Reuters posted an interesting “news” article on February 4th claiming that EVs face a dead end. This article was very selective in its reporting and missed an obvious fact: sales of plug-in vehicles in the U.S. more than tripled in 2012, and continue to outpace the growth of the supposedly more mainstream hybrids.
Despite the “public’s lack of appetite for battery-powered cars,” as Reuters put it, 54,000 plug-in hybrid and battery electric cars (known collectively as plug-in electric vehicles, or PEVs) were sold in 2012, up from more than 17,000 in 2011. As the chart below shows, PEV sales in their two full years on the market are well ahead of where hybrids were at this point in their lifecycle, and we forecast that they’ll stay ahead of hybrids in the years to come.
U.S. HEV vs PEV Sales
(Source: Pike Research, HybridCars.com)
In 2014, when Cadillac, Honda, BMW and Audi will also be offering mainstream plug-in vehicles, nearly 100,000 PEVs will be sold. For a “dying” segment, that’s pretty impressive; Detroit would be ecstatic if every automotive segment displayed growth like this.
It is true that Nissan’s overly-optimistic plans for EV dominance with its Leaf have fallen well short of expectations, forcing the company to regroup. Despite falling short of its goals, however, the Nissan-Renault alliance increased sales in 2012 by 83 percent. Also, the all-electric Tesla Model S is off to a racing start, selling an estimated 1,500 units in December alone, while more than 23,000 Chevrolet Volts were sold in 2012. The Toyota Prius Plug-in and Ford C-Max Energi plug-ins are both well reviewed and are in demand from consumers. Consumer satisfaction ratings for EVs are through the roof, and car of the year awards for EVs have been piling up like a junkyard full of gas guzzlers.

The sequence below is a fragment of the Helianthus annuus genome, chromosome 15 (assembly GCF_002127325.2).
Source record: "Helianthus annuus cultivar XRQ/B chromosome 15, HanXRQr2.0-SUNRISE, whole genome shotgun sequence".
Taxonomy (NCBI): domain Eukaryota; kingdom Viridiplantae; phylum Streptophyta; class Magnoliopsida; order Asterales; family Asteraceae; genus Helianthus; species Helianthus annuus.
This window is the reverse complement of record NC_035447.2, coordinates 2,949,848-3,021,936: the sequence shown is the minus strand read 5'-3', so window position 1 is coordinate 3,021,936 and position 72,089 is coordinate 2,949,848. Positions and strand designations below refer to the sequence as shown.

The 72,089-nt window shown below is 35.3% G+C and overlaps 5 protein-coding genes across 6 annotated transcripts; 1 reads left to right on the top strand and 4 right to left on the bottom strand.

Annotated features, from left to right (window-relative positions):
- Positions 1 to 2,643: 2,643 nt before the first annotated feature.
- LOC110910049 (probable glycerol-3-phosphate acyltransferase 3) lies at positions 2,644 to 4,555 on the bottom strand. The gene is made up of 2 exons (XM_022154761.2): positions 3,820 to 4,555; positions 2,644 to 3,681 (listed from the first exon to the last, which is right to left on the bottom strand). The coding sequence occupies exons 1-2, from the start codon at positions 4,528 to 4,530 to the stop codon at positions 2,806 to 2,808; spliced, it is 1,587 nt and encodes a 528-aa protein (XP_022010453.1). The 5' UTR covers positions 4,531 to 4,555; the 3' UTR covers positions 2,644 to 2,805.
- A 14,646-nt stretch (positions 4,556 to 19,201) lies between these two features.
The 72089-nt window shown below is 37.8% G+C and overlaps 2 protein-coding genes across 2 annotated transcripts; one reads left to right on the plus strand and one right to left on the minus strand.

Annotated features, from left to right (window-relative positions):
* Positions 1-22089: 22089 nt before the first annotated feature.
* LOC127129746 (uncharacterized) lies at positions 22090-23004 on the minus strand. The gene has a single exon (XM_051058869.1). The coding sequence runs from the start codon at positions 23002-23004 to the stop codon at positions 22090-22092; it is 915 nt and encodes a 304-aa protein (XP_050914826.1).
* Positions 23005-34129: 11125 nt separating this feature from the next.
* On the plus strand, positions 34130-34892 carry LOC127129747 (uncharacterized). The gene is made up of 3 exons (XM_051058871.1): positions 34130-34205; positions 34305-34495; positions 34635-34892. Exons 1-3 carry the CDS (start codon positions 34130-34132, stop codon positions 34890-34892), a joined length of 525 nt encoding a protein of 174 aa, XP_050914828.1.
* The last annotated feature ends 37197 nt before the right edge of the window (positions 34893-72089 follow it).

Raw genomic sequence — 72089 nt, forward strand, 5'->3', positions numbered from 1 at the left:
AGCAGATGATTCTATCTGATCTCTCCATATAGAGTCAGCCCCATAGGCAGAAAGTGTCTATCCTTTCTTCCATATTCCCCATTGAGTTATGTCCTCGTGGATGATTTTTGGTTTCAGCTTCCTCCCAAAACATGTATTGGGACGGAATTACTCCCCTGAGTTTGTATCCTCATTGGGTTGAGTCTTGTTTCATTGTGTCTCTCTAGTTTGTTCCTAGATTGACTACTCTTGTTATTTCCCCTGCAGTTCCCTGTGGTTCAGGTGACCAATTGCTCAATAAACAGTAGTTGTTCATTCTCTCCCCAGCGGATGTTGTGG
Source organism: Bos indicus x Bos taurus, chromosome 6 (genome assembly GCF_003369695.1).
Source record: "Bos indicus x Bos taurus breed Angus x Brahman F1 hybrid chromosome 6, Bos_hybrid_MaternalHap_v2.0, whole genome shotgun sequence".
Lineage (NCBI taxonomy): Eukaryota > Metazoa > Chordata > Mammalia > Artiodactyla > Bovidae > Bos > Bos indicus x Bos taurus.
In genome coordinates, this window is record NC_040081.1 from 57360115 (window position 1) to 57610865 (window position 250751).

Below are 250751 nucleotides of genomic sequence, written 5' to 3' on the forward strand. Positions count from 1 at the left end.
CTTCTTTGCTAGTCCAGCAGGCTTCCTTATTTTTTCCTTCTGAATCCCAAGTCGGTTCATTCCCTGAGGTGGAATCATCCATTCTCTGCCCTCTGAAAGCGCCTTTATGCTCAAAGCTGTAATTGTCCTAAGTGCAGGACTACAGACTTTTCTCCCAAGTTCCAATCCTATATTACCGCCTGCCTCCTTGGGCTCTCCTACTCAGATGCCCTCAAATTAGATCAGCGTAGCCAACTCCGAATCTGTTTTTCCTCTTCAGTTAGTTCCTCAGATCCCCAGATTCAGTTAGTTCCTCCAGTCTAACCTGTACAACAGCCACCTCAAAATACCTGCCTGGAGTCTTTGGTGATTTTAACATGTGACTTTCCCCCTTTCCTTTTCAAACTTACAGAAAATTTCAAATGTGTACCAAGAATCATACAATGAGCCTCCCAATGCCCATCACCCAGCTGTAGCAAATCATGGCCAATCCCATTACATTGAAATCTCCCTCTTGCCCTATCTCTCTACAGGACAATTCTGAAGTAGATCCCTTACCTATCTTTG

While it is also true that PEVs sales won’t be a double-digit percentage of the auto market anytime soon, the gradually rising cost of gasoline will prompt more consumers each year to test drive something with an electric motor. The pre-holidays drop in the price of gas abated quickly, as average gas prices jumped a whopping 18 cents during the last week, and many consumers and fleet owners would like to avoid such uncertainty in the transportation fuel costs.
While the payback period for some EVs today is too long, we are still in the early days of the industry. Improvements and cost reductions in EVs and their batteries will parallel the advances in recent years of smart phones, which were originally written off by many as too costly and insufficiently robust.
Reuters also referred to recent announcements about fuel cell vehicle partnerships as another indication that EVs are on the way out. However, Toyota (one of two companies that Reuters interviewed) has never had much enthusiasm for battery-powered vehicles. The fuel cell vehicle industry, which has been gestating for decades (see the rosy projections from 2003), would love to someday accomplish what this round of EVs has attained in only a few years.
Tags: Clean Transportation, Electric Vehicles, Market Forecasts, Smart Transportation Practice
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